42. Perhaps the black leadership is more knowledgeable than the parents.

  43. Then again, probably not, given the poor quality of schools the "leadership" and teacher's unions have given us. Even absurdly high illiteracy and dropout rates aren't enough to make them abandon their failed philosophy: "unions above all else!"

  44. You may be unaware that NYC's top-performing charter school just graduated its first class. With 100% graduation, fewer than half of the children they started with graduated. What do you think happened to those missing children? They were pushed out into the public school system so that the charter could look good.

    Parents buy the hype about graduation rates and test scores, but don't realize that the charters have been skimming the cream and send the rest back to the public schools. And that's after the group has been self-selected by having parents who are deeply interested in their children's educations.

    The leaders know that.

  45. I agree with the essence of your article but not with this statement.

    "Kennedy began to work with moderate Republicans who wanted to give their party a pro-civil-rights slant."

    What a nerve! You must be a democrat with an agenda to say something like that. The Republican party IS the party of the civil rights movements. EVERY SINGLE Civil Rights Act passed since the mid 1860 all the way to the one passed in 1964 and the Voting Rights Act of 1965 where pushed by Republicans, not democrats. The Civil Rights act of 1964 passed not because the Democrats were in power but because they could no longer obstruct its passage as they did with all they other civil rights acts given the national outrage provoked thanks to MLK freedom riders. MLK did what Republicans could not do, force the Democratic party to finally support the passage of a meaningful Civil Rights Act with teeth.

  46. Absolutely right! In 1964, the GOP was a balanced small govt party who championed civil rights. I was part of the GOP. But then Nixon saw an opportunity. LBJ signing the Civil Rights bill sent every Southern Democrat looking to leave the Democratic party. Nixon swung the party way over to favor whites, and it worked. Now, the GOP party convention is 99% white, .5% black, and .5% Latino. I had to leave, and go independent. My, what 50 years can do.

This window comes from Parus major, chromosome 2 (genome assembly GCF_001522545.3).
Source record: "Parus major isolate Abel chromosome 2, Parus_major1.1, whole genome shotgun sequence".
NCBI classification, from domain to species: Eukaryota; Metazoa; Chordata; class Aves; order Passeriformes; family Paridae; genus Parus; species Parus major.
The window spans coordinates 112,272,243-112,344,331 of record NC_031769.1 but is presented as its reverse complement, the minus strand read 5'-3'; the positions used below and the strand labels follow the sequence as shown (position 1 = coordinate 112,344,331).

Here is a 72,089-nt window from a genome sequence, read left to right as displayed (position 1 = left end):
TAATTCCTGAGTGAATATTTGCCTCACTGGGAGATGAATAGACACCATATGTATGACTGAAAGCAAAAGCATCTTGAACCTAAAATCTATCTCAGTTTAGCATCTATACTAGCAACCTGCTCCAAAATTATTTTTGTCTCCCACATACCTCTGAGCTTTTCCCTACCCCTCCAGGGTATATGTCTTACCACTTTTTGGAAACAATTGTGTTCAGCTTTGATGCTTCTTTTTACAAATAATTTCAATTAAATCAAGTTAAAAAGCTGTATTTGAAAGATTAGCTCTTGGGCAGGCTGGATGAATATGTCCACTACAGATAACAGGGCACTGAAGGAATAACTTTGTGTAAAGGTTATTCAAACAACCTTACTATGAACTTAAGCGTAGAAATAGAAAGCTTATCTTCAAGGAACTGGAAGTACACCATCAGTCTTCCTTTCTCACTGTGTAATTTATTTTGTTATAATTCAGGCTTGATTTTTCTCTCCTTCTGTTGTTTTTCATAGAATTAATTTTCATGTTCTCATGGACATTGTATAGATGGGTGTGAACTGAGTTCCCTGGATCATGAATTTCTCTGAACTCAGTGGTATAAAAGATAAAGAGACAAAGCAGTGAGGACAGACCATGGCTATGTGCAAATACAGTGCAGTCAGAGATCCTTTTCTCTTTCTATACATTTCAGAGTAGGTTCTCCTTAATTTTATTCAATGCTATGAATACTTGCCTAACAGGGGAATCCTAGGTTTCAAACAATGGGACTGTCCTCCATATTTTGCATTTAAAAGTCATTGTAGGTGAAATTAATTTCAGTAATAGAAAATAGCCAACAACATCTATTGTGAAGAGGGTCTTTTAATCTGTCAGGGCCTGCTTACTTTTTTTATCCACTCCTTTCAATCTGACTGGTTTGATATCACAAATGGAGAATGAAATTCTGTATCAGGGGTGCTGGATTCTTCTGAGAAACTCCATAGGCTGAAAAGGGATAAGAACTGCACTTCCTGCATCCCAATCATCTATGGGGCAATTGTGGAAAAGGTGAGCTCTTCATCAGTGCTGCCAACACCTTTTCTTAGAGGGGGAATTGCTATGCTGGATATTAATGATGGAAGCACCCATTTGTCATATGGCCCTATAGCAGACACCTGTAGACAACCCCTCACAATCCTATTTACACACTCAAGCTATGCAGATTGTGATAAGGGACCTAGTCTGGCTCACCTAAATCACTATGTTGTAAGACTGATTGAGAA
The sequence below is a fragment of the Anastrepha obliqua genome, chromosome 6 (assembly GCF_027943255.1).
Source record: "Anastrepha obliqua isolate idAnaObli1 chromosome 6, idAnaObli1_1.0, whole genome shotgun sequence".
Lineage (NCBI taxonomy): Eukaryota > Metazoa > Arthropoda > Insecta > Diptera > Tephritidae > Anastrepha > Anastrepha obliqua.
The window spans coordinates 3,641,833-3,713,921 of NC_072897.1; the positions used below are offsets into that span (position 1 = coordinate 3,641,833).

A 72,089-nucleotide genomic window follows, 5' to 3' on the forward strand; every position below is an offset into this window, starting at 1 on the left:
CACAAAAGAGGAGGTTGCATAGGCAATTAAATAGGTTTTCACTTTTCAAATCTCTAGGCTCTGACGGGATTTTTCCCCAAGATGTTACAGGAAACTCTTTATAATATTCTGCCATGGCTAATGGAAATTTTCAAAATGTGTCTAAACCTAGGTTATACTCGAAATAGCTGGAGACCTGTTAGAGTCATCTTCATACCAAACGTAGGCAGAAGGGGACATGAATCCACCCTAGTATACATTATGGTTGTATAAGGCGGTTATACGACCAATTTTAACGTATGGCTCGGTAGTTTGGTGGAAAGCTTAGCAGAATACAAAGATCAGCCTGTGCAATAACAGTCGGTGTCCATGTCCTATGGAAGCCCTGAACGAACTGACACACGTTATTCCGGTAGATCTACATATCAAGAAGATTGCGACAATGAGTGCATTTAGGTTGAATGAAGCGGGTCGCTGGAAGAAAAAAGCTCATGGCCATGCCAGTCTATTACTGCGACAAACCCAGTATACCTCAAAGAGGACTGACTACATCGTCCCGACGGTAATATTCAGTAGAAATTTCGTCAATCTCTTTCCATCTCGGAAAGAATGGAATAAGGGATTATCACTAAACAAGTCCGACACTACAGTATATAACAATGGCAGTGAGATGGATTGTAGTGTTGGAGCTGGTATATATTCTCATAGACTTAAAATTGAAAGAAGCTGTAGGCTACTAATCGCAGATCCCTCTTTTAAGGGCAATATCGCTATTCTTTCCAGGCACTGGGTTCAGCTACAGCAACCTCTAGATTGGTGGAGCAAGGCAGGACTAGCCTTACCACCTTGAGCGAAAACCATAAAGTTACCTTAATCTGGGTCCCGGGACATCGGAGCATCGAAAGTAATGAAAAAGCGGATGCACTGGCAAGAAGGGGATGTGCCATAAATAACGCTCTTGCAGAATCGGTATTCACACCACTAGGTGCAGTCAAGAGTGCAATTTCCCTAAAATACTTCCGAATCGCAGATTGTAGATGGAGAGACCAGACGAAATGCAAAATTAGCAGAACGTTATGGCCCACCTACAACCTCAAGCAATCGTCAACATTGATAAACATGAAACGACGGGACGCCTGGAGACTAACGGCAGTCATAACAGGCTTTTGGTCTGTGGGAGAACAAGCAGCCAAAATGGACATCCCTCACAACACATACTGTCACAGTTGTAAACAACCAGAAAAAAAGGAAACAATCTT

47. The original House version:

    Southern Democrats: 7–87 (7–93%)
    Southern Republicans: 0–10 (0–100%)
    Northern Democrats: 145–9 (94–6%)
    Northern Republicans: 138–24 (85–15%)

    The Senate version:

    Southern Democrats: 1–20 (5–95%)
    Southern Republicans: 0–1 (0–100%)
    Northern Democrats: 45–1 (98–2%)
    Northern Republicans: 27–5 (84–16%)

    Nice try btw.

  48. The problem with your argument is that by focusing only on the D or R, you obscure the reality of the time then and now. Yes, many Republicans supported the Civil Rights Act of 1964, but some opposed it. Likewise, many Democrats supported it, but some opposed it. The Democrats that opposed it were Southern and boarder state Democrats who lived in states with de jure segregation. No other Democrat opposed it. The same is largely true for the Republicans who opposed it. Strom Thurmond, for instance, was by that time a Republican; in 1957 Thurmond was a Democrat and engaged in the longest one-man filibuster. Thurmond symbolizes that one can change a party and keep the same views when politically expedient. What MLK was able to do was force a majority of both parties to support this passage. Afterwards, the segregation Democrats drifted with ever increasing speed toward the Republican Party, especially in the South.

    By the way, the 1957 Civil Rights Act was introduced in and passed by a Congress in which both houses were controlled by Democrats. Also, at those times when the Republicans held the Presidency and Congress between 1875 and 1957, they never passed nor, as far as I know, brought forth any civil rights legislation. The 82 intervening years were the years of Jim Crow laws, and neither party saw any reason to challenge such laws on the national level, although individual members of both parties called for such legislation.

  49. Middle class republicans and urban liberals have absolutely zero in common. The only demographic that may qualify for such a debate are young women between the ages of 18 and 28 who lack the independent thinking to vote anything other than Democrat. It's been well documented, for women, that voting Republican, is not very cool.

    Please, I implore people to read articles from Dr. Ben Carson, Shelby Steele, and Jason Riley. You want conservative thinking that improves "justice" for blacks? Listen to what these guys say. We'd be in a much better world than we are now if we followed their guidance.

  50. I am a middle class republican who would disagree with you rather vigorously. I could care less about being cool and much more about doing what will create positive long term change for America. Turning the dial back to the "good old days" won't get the job done. At some point the statistics of how economics and social justice in America is playing out must be taken into account, not just allegorical stories about what someone else "feels" America should stand for. Justice means more Americans having a shoot at the American dream, but what we see is an ever growing plutocracy. Another round of tax cuts and deregulation would create an even worse situation so why should I want to hear more of the sam line of failed ideas.

  51. A problem Democrats will have with admitting the existence of "reachable whites" among Republicans is that some of their policies are laughably detrimental to native blacks (I refer to seemingly unlimited immigration of unskilled labor and blockage of public school reform). To preserve their coalition Democrats need to constantly insist that Republicans are racist, misogynistic haters.